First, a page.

Turn 4 – I was able to maneuver behind his ship again and fired disruptors and phasers through his open shield. He endured more damage and the situation was looking pretty bad for the Federation. 

Turn 5 – I closed the range and tried to setup another drone volley. The Federation ship was wounded by not yet disabled. He was able to make a High Energy Turn (an immediate 180-degree U-turn at warp speed) and returned fire with overloaded photon torpedoes and phasers. I didn’t expect he had the energy to do this so I was caught by surprise. Lucky for me, two of the three torpedoes missed. I still took a lot of damage.  At this time, the Fed was moving at a very slow speed, most of his energy spent on arming weapons and the High Energy Turn. I got close enough to hit with my remaining disruptors and phasers. I launched one more drone volley which hit the Fed ship and destroyed it.

It was a fun, satisfying game. Scott will undoubtedly demand a rematch which I am obliged to give him.

While SFB is a counter and hex game, I am inspired to host a miniatures version of the game for the LSHM guys. I just need to purchase and paint the corresponding miniatures, which will probably go to the bottom of my painting priority list. The DakkaDakka website has a image of a typical SFB miniatures game
Federation Commander, Star Fleet Battles, Star Trek
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The publisher did release a faster, simpler version of the rules using the engine of the Starmada game. I picked up a copy of those rules called Klingon Armada.  Alternatively, I may just use the cadet rules for SFB, which is intended to be a training tool for new players to the game.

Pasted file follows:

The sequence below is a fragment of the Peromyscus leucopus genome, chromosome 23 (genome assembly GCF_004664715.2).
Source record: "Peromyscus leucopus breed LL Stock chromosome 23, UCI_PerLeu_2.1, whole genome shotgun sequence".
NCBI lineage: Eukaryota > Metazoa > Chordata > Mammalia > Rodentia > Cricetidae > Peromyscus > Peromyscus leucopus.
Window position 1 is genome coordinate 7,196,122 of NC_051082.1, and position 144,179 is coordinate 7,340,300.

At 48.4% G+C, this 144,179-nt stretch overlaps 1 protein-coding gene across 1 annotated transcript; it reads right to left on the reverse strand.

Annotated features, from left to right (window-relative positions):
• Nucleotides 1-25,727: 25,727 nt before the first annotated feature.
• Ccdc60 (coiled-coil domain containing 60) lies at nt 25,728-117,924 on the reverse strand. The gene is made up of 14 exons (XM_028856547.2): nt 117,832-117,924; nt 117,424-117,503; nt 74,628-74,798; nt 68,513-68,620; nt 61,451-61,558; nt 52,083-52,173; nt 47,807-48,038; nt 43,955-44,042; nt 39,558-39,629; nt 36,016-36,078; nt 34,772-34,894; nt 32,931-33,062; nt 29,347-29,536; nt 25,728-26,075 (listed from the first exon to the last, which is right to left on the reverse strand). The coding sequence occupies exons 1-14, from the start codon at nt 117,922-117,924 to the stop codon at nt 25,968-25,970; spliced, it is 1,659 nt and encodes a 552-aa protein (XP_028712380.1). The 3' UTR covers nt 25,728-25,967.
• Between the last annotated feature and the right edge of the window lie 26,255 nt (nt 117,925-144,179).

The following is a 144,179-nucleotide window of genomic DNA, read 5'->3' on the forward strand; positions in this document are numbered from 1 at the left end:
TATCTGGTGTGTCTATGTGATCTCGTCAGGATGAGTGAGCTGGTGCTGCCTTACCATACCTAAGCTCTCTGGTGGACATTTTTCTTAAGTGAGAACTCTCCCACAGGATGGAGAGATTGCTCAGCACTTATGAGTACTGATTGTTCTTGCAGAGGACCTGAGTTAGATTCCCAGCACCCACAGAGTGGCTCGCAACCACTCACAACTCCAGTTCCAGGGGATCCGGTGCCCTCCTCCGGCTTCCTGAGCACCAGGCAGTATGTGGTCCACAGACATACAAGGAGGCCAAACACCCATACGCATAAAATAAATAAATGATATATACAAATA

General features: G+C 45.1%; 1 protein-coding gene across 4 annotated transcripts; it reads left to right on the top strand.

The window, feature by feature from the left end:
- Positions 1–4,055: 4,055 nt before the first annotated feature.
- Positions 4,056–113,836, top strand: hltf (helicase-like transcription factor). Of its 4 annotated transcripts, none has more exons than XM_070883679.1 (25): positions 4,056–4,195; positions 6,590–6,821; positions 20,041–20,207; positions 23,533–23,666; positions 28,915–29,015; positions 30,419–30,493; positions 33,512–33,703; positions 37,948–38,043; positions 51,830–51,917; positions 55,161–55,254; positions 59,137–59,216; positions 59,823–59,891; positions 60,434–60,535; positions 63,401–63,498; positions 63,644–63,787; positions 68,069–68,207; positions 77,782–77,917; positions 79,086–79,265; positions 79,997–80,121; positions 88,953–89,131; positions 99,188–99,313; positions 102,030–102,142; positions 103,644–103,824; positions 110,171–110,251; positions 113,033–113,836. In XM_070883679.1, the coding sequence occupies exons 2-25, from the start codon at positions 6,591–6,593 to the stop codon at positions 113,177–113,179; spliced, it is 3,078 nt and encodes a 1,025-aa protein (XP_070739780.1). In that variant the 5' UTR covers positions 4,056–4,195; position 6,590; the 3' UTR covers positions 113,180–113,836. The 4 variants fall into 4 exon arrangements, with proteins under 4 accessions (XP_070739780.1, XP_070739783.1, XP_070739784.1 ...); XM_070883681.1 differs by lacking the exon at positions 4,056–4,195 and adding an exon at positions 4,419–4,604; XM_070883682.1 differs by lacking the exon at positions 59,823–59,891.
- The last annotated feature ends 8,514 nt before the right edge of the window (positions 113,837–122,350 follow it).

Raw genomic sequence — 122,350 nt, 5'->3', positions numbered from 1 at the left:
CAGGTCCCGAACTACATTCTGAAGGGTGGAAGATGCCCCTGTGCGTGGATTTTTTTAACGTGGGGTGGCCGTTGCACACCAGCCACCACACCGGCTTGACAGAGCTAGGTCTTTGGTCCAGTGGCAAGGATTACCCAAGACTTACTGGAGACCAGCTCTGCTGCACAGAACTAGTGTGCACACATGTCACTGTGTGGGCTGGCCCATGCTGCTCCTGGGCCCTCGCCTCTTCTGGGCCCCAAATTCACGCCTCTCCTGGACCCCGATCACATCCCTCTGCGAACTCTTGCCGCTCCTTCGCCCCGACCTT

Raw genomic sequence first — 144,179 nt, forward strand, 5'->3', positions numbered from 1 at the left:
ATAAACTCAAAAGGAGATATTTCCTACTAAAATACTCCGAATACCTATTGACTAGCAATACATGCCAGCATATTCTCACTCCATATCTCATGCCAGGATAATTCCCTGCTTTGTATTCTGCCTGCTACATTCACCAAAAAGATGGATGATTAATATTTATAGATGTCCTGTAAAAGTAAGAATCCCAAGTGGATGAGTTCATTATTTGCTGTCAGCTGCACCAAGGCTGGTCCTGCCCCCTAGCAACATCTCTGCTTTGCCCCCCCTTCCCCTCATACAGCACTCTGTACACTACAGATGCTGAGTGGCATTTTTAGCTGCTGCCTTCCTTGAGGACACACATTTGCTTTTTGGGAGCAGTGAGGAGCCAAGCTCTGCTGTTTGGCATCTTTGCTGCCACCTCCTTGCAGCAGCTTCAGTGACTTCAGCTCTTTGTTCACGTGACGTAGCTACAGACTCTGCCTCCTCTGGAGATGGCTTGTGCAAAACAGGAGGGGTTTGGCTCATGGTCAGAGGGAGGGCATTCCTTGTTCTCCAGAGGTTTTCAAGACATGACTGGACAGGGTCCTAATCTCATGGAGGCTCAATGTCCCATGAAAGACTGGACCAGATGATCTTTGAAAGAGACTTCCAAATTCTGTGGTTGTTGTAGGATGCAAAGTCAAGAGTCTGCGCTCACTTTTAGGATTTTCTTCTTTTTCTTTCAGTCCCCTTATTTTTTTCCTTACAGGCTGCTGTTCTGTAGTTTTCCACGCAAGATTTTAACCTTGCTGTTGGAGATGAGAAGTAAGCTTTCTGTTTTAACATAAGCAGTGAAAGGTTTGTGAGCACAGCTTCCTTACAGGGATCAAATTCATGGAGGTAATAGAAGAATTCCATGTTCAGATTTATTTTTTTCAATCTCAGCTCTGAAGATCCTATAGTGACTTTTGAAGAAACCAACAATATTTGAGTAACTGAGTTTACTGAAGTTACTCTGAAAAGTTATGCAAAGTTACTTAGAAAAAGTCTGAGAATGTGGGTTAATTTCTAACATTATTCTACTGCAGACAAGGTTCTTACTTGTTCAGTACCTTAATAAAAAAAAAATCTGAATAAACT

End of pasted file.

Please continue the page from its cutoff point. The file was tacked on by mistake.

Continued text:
2 comments:

  1. Hey Mark,

    Have you tried Federation Commander? I believe there is a group that plays in your area, or atleast there use to be one. You could check out the SFB website and check their players loking for other players list (starlist?).

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    Replies
    1. Yes, I downloaded the intro rules to Fed Commander and played a quick game. It appeared to be a slimmed down version of SFB. The nice thing about it is the scalability. To play a larger battle, you will switch to smaller versions of SSDs of each ship. Interesting, but each SSD has been replaced with ships cards of three different scales. Could get expensive. Thanks for the feedback.